Size 12 down to size 4, 7.75 inches off the waist, and goodbye diabetes!

Those of you who have been following these conversations over the past several months have noticed that many people with diabetes and pre-diabetes are experiencing marked reductions in waist size and, with it, reductions in blood sugar and hemoglobin A1c, HbA1c, the value that reflects blood sugar fluctuations over the preceding 2-3 months.

In other words, people are becoming less diabetic and pre-diabetic, many to the point of being non-diabetic and non-pre-diabetic!

Patty posted this comment about her escape from diabetes to non-diabetes:

I was diagnosed as prediabetic 4 years ago.

I was put on glucophage and sent to a nutritionist. I subsequently followed the diabetic diet. My weight increased as did my waistline and, lo and behold, I was advised that I was diabetic and the glucophage was increased.

Back in November, my HbA1C was 8.7%. I began decreasing the carbs in my diet and by February my HbA1C was 7.0%.

[Note: HbA1c of 5.7% or greater is in the pre-diabetic range; 6.5% or greater diabetic. Ideal HbA1c, I would argue, is 5.0%, though 5.3% essentially erases all the long-term adverse consequences of high blood sugar and glycation.]

I then found your Wheat Belly diet book. The bagel pics intrigued me since I have always had problems “digesting” bagels. I have been following your Wheat Belly diet since March. I just got my bloodwork back and my HbA1C is now 5.7%. I have lost 7.75 inches off my waistline (my pants went from size 12 tightly to size 4).

I am thrilled and convinced this Wheat Free Adventure is a permanent way of life for me. I can’t thank you enough for your insight and willingness to expose all the falsehoods we are being taught in diabetes classes at the hands of the diabetic drug makers.

A drop in HbA1c from 8.7% to 5.7% is HUGE. And nearly 8 inches in waist size?! Given the magnitude of drop, Patty is likely to watch this value plummet even farther just by staying the course, as HbA1c tends to move slowly, given its “moving average” nature. The reversal of insulin resistance and diabetes is compounded by the dramatic reduction in visceral fat and the elimination of inflammation-provoking gliadin and wheat germ agglutinin. The longer she does it, the better it gets.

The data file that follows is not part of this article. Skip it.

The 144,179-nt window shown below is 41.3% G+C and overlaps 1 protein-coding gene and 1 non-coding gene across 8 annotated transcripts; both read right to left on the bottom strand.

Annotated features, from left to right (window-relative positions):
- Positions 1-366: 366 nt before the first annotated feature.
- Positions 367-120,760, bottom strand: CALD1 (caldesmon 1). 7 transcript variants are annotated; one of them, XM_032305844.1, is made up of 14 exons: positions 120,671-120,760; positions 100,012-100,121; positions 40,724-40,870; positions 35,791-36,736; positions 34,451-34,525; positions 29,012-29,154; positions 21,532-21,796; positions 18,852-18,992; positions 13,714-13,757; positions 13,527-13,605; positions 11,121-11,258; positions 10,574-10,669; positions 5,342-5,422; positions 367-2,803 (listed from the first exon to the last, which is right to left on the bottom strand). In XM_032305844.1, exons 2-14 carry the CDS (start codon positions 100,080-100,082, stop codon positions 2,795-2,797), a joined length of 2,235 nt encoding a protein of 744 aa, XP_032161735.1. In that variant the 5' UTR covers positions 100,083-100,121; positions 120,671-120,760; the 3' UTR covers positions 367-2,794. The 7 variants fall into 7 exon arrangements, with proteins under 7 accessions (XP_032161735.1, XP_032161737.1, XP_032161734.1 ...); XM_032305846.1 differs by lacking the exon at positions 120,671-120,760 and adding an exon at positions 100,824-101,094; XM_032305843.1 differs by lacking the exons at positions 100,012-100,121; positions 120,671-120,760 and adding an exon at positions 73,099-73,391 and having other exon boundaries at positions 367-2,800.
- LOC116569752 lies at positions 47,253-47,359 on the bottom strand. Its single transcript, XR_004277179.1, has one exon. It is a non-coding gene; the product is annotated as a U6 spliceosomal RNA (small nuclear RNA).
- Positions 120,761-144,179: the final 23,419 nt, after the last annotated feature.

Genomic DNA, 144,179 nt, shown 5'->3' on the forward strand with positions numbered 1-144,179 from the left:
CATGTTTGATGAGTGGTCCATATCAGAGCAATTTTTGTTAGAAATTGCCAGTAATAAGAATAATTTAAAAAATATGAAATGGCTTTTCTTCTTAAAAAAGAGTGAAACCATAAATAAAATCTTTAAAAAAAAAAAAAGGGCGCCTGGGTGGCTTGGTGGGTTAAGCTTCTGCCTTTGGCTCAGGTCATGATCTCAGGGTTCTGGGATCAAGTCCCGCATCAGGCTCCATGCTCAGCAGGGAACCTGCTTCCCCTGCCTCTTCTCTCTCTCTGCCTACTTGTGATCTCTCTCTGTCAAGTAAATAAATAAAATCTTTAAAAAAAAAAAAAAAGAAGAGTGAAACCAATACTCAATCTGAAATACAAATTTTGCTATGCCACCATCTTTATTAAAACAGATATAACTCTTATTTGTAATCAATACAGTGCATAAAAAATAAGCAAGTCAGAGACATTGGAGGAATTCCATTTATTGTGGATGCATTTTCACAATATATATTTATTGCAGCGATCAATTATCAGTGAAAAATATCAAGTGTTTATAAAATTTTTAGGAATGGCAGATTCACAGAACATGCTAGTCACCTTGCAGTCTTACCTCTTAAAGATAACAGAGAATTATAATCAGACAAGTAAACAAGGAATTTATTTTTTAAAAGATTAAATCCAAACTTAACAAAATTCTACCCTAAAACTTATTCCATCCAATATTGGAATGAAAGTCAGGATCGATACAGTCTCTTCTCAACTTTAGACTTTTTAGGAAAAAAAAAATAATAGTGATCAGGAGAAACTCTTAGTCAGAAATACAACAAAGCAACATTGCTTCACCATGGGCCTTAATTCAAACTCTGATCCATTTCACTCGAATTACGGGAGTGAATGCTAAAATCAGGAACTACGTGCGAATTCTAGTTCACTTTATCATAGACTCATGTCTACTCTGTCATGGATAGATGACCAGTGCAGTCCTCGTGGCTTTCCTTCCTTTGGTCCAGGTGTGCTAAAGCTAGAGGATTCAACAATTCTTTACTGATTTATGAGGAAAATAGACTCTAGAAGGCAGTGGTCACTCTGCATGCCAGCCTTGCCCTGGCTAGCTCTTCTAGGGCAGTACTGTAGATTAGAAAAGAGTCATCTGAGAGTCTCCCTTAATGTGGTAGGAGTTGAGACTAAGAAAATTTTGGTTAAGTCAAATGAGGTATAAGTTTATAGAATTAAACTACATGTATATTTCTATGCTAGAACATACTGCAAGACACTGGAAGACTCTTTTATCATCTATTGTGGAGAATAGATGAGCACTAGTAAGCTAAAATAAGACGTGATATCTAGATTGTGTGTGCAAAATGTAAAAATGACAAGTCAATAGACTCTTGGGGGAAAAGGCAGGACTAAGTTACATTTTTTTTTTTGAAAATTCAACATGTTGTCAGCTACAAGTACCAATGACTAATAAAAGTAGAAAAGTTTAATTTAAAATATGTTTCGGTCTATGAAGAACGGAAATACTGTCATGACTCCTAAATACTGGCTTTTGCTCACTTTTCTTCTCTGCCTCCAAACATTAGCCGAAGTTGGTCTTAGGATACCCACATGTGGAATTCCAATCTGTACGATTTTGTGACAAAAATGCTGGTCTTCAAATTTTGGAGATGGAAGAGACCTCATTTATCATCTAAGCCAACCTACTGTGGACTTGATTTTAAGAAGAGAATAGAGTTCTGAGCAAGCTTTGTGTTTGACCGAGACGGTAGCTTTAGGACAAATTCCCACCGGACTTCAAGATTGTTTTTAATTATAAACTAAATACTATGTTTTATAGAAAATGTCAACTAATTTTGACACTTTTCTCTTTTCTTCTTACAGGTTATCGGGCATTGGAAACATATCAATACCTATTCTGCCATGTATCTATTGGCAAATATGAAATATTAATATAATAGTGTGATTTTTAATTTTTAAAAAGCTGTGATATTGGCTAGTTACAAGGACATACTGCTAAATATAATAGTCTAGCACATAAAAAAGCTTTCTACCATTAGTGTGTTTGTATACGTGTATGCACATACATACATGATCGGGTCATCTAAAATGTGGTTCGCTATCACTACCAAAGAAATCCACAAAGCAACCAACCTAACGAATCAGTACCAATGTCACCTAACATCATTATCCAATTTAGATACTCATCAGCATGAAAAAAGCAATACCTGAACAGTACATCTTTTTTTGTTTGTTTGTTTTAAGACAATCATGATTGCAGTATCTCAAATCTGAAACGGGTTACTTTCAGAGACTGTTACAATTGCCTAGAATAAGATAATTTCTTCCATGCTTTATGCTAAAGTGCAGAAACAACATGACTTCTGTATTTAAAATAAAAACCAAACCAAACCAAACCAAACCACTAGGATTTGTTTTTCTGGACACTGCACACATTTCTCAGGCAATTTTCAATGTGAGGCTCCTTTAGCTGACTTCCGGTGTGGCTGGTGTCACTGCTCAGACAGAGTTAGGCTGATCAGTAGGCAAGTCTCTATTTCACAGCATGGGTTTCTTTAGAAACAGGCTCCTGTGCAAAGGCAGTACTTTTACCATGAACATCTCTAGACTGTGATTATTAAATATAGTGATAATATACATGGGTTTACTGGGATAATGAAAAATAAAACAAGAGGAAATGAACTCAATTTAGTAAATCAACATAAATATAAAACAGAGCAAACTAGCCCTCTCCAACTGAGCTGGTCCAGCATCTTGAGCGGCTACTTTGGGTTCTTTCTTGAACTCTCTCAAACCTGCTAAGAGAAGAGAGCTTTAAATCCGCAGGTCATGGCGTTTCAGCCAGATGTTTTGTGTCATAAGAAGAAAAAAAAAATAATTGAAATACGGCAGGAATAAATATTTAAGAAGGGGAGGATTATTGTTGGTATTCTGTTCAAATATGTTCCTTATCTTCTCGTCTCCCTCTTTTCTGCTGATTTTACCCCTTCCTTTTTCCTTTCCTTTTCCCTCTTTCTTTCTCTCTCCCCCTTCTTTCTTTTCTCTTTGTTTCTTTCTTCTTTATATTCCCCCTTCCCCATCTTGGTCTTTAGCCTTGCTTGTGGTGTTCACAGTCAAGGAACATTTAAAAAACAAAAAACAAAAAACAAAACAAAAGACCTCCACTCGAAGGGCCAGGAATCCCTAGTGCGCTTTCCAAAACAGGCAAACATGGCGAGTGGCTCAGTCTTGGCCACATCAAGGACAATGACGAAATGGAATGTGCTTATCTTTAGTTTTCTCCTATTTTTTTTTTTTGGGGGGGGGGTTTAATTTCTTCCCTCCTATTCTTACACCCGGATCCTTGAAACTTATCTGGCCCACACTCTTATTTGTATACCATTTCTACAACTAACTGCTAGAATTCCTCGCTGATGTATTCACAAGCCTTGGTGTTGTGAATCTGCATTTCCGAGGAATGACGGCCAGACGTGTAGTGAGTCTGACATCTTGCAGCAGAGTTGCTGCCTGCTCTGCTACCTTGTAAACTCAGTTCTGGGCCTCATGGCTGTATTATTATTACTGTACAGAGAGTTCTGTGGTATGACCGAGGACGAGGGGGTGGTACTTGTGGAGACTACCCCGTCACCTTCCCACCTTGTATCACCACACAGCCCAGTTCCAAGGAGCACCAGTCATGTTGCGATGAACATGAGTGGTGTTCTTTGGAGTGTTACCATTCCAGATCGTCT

Patty learned on her own that 1) the American Diabetes Association diet sustains or worsens diabetes, and 2) increases the need for medication. It is not uncommon, by the way, with complex diabetic regimens, to require $1000+ per month in medications to control blood sugar adhering to a diet that provides a continual flow of blood sugar- and inflammation-causing foods like wheat. I regard the advice to eat plenty of carbohydrates and lots of “healthy whole grains” in diabetics as among the biggest and most inexcusable nutritional crimes of the century.

Patty discovered that, in the world of modern high-yield, semi-dwarf wheat, 2 + 2 = 11. In other words, just removing the carbohydrate burden of “healthy whole grains” doesn’t seem to account for the full magnitude of health benefits experienced: the whole is greater than the sum of the parts.

Lose the wheat, lose the diabetes. And, to further stack the odds in your favor, lose the carbohydrates.

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84 Responses to Size 12 down to size 4, 7.75 inches off the waist, and goodbye diabetes!

  1. Bruce S says:

    Wheatbelly a fascinating read. I’ve been prediabetic for some time and am always looking for ways to reduce blood sugars and sometimes it’s not easy. A year ago I purchased “The 30 Day Diabetes Cure” online by Dr. Stephan Ripich ND, CNP. And you wouldn’t believe what he has to say about grains. Whole Grains Are Diabetes Fighters, Enjoy Whole Grains For Breakfast, The Top 10 Diabetes-Healing Whole Grains (rye, barley, whole wheat, etc.), are some of the headlines in a particular chapter. He goes on to say that whole grains are true diabetes fighters because they’re packed with fiber, which slows digestion and sends a steady flow of glucose to your bloodstream at a rate your metabolism can handle, instead of the peaks and valleys caused by a glucose rush from fast carbs. And this is exactly how you’ll control and eventually reverse Type 2 Diabetes.

    I’m sure he meant well, but I guess all I can say after reading Wheatbelly is that perhaps Dr. Davis’ info is just simply more up to date than the info in the 30 Day Diabetes Cure. Is it safe to say that? I would be awfully curious to know what Dr. Ripich would say about Wheatbelly.

  2. Jay says:

    Dr. Davis,
    We saw you on a program quite some time ago & were amazed. Thanks for the heads up.